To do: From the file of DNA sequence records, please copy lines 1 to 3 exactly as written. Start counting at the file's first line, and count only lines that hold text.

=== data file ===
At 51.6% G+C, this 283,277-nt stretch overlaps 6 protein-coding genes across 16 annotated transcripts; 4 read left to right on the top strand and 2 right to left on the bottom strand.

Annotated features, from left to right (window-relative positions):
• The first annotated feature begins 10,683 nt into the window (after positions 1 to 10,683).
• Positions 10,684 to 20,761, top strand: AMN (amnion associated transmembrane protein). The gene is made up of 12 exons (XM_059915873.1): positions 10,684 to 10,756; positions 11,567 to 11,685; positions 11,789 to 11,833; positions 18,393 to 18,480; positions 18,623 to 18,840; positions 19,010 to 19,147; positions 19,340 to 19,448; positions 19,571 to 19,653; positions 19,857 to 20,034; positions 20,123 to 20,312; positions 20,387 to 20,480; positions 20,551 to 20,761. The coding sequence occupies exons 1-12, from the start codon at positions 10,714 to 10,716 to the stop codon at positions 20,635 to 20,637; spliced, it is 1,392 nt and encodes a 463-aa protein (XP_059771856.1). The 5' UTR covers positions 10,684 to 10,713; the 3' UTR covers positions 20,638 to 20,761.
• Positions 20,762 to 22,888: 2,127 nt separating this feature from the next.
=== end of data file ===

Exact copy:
At 51.6% G+C, this 283,277-nt stretch overlaps 6 protein-coding genes across 16 annotated transcripts; 4 read left to right on the top strand and 2 right to left on the bottom strand.

Annotated features, from left to right (window-relative positions):
• The first annotated feature begins 10,683 nt into the window (after positions 1 to 10,683).